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Most midcareer physicians object to cost-control arrangements that influence clinical decisionmaking
Managed care brought in its wake financial incentives to doctors to reduce the number of tests, treatments, and referrals they order for their patients. However, most midcareer physicians strongly object to this intrusion into the doctor-patient relationship and believe these cost-control arrangements are unethical, according to a study supported in part by the Agency for Healthcare Research and Quality (HS09196).
Researchers from St. Vincent's Hospital in New York, New York Medical College, and Georgetown University conducted the first national survey on this topic. They randomly surveyed 1,549 physicians 8 to 17 years past their medical residency. More than three-fourths of the doctors believed that personal financial incentives to doctors to encourage restraint in testing, treatment, or referrals were not ethically acceptable. About 80 percent said that professional commitment to the traditional medical ethic of undivided loyalty to patients had diminished during the past decade. More than half of surveyed doctors believed that their own patients' trust in them had weakened over the past 5 years.
Most doctors vehemently objected to so-called gag rules of health plans. For instance, 87 percent felt strongly that health care payers' efforts to discourage doctors from telling patients about coverage restrictions were ethically unacceptable. Also, 78 percent of them felt that it was highly unethical for health plans to discourage disclosure of physician financial incentives.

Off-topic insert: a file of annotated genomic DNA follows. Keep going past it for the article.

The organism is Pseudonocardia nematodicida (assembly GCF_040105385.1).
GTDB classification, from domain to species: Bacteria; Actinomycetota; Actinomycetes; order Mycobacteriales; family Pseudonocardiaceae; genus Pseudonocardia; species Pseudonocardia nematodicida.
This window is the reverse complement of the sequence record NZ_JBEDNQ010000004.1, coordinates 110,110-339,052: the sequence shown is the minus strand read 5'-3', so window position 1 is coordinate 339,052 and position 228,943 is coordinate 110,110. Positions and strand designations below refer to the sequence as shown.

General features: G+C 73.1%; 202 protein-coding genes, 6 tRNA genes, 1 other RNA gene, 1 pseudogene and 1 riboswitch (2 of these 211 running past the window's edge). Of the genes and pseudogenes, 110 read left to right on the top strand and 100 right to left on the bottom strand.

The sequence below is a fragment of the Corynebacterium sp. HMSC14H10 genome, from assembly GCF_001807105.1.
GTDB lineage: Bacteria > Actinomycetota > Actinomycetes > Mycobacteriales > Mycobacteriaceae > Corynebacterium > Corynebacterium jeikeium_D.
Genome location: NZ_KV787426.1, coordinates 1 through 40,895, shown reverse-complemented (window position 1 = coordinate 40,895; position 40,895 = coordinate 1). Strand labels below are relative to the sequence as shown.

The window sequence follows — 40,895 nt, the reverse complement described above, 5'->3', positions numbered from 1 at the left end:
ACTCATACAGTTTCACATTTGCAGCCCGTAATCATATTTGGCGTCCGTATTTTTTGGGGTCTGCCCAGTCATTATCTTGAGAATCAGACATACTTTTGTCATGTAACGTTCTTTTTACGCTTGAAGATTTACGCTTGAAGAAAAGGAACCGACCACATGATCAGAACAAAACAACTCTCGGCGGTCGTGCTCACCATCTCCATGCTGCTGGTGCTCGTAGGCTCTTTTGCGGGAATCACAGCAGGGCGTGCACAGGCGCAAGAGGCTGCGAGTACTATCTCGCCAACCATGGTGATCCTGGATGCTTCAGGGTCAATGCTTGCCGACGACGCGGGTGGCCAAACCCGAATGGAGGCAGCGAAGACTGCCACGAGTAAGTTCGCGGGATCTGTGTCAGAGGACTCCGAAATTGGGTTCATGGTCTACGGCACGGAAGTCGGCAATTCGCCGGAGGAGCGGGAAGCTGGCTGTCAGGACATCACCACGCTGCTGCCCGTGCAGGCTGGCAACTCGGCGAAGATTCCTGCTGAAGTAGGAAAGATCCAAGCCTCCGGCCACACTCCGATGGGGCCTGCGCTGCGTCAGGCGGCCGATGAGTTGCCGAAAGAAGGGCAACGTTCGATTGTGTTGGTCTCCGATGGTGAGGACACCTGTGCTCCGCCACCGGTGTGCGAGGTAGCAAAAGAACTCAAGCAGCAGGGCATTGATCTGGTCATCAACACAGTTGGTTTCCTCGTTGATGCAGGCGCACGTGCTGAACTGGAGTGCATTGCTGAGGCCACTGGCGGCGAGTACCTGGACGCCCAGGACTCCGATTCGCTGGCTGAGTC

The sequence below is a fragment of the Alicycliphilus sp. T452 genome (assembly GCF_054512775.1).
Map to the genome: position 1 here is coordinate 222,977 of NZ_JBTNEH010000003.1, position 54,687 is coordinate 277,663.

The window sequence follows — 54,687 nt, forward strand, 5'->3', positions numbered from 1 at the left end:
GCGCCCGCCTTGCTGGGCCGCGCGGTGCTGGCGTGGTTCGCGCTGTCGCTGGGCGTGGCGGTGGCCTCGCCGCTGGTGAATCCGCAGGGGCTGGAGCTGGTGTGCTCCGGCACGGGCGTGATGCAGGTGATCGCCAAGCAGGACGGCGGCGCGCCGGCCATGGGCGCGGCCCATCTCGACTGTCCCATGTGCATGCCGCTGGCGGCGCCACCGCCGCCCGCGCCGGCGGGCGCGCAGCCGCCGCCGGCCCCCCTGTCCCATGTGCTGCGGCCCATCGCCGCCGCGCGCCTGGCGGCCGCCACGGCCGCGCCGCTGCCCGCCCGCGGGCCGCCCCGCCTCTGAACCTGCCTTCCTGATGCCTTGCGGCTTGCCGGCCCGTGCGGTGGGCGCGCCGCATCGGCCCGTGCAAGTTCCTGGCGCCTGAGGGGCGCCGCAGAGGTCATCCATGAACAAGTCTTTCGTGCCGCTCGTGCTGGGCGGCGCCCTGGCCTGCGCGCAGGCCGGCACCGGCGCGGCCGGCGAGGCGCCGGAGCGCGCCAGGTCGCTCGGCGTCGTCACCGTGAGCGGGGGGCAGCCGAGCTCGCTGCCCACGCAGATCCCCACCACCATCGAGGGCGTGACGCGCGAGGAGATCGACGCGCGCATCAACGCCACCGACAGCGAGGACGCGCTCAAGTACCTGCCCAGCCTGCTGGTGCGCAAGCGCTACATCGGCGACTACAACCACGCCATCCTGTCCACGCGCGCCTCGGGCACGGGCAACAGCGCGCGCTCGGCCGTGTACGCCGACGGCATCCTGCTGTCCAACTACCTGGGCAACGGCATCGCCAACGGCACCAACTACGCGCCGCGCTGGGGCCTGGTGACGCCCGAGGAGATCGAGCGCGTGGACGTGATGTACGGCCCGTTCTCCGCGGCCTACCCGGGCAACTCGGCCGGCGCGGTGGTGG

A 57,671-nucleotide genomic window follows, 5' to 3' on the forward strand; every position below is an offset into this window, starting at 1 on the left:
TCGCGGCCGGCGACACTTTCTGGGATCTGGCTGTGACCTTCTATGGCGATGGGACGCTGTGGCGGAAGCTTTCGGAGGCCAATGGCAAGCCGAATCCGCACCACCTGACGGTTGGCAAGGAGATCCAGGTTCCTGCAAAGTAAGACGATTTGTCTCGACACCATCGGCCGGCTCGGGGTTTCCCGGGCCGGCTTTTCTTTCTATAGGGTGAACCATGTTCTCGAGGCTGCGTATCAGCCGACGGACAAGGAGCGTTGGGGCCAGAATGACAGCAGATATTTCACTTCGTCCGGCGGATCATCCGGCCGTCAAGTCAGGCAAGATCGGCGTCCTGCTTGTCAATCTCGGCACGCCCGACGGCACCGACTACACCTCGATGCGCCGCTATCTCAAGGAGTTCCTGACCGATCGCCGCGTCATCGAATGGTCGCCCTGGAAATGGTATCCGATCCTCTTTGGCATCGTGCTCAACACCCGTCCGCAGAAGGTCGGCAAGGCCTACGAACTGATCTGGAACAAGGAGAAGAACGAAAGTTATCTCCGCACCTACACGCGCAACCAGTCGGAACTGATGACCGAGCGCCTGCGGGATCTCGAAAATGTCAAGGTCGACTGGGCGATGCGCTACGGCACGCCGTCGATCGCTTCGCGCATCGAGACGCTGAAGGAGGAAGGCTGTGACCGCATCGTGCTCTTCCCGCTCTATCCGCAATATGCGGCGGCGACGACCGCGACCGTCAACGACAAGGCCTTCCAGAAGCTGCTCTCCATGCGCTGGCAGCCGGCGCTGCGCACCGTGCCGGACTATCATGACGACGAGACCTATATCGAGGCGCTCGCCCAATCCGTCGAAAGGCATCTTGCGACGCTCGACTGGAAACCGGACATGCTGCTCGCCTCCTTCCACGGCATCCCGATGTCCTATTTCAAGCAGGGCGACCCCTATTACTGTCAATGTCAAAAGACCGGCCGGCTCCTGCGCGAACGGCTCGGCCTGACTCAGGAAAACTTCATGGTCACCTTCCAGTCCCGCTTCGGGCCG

Physicians who reported that the overall personal financial incentives in their practices encouraged them to reduce services were significantly more likely than other doctors to have ethical objections to such incentives and to believe that the ethic of undivided loyalty to patients had diminished. These findings clearly underscore the depth of physicians' concern about payers' efforts to control clinical costs.
More details are in "Physicians' ethical beliefs about cost-control arrangements," by Daniel P. Sulmasy, O.F.M., M.D., Ph.D., M. Gregg Bloche, M.D., J.D., Jean M. Mitchell, Ph.D., and Jack Hadley, Ph.D., in the March 13, 2000 Archives of Internal Medicine 160, pp. 649-657.
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